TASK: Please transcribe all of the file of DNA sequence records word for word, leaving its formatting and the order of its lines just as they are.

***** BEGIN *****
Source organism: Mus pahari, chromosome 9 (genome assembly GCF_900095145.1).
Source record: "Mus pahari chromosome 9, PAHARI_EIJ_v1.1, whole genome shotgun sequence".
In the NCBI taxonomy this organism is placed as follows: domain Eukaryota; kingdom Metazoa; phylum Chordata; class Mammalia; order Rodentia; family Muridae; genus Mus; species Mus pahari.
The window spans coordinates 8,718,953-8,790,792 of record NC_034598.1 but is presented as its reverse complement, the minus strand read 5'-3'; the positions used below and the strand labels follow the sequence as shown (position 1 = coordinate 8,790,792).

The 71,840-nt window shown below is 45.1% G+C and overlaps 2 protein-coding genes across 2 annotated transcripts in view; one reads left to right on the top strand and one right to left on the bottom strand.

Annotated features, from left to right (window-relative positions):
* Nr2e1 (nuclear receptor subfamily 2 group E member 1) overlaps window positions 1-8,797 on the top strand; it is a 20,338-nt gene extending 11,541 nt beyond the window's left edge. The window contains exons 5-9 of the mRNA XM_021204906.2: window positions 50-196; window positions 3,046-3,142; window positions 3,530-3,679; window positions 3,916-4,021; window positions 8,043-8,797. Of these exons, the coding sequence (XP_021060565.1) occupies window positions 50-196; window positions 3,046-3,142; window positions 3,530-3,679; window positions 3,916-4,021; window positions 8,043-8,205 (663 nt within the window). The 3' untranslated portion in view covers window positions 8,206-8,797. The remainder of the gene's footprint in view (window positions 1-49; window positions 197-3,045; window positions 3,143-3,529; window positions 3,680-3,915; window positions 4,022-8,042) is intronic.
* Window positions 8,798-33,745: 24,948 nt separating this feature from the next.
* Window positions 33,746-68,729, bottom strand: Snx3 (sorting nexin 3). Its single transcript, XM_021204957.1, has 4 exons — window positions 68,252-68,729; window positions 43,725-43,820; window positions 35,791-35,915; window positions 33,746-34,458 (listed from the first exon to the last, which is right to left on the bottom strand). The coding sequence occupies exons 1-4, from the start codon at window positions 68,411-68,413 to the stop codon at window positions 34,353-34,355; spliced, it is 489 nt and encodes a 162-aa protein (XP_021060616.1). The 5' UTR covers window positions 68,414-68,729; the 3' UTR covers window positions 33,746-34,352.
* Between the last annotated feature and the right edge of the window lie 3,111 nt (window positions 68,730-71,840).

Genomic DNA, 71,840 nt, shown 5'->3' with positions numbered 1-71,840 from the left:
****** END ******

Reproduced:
Source organism: Mus pahari, chromosome 9 (genome assembly GCF_900095145.1).
Source record: "Mus pahari chromosome 9, PAHARI_EIJ_v1.1, whole genome shotgun sequence".
In the NCBI taxonomy this organism is placed as follows: domain Eukaryota; kingdom Metazoa; phylum Chordata; class Mammalia; order Rodentia; family Muridae; genus Mus; species Mus pahari.
The window spans coordinates 8,718,953-8,790,792 of record NC_034598.1 but is presented as its reverse complement, the minus strand read 5'-3'; the positions used below and the strand labels follow the sequence as shown (position 1 = coordinate 8,790,792).

The 71,840-nt window shown below is 45.1% G+C and overlaps 2 protein-coding genes across 2 annotated transcripts in view; one reads left to right on the top strand and one right to left on the bottom strand.

Annotated features, from left to right (window-relative positions):
* Nr2e1 (nuclear receptor subfamily 2 group E member 1) overlaps window positions 1-8,797 on the top strand; it is a 20,338-nt gene extending 11,541 nt beyond the window's left edge. The window contains exons 5-9 of the mRNA XM_021204906.2: window positions 50-196; window positions 3,046-3,142; window positions 3,530-3,679; window positions 3,916-4,021; window positions 8,043-8,797. Of these exons, the coding sequence (XP_021060565.1) occupies window positions 50-196; window positions 3,046-3,142; window positions 3,530-3,679; window positions 3,916-4,021; window positions 8,043-8,205 (663 nt within the window). The 3' untranslated portion in view covers window positions 8,206-8,797. The remainder of the gene's footprint in view (window positions 1-49; window positions 197-3,045; window positions 3,143-3,529; window positions 3,680-3,915; window positions 4,022-8,042) is intronic.
* Window positions 8,798-33,745: 24,948 nt separating this feature from the next.
* Window positions 33,746-68,729, bottom strand: Snx3 (sorting nexin 3). Its single transcript, XM_021204957.1, has 4 exons — window positions 68,252-68,729; window positions 43,725-43,820; window positions 35,791-35,915; window positions 33,746-34,458 (listed from the first exon to the last, which is right to left on the bottom strand). The coding sequence occupies exons 1-4, from the start codon at window positions 68,411-68,413 to the stop codon at window positions 34,353-34,355; spliced, it is 489 nt and encodes a 162-aa protein (XP_021060616.1). The 5' UTR covers window positions 68,414-68,729; the 3' UTR covers window positions 33,746-34,352.
* Between the last annotated feature and the right edge of the window lie 3,111 nt (window positions 68,730-71,840).

Genomic DNA, 71,840 nt, shown 5'->3' with positions numbered 1-71,840 from the left: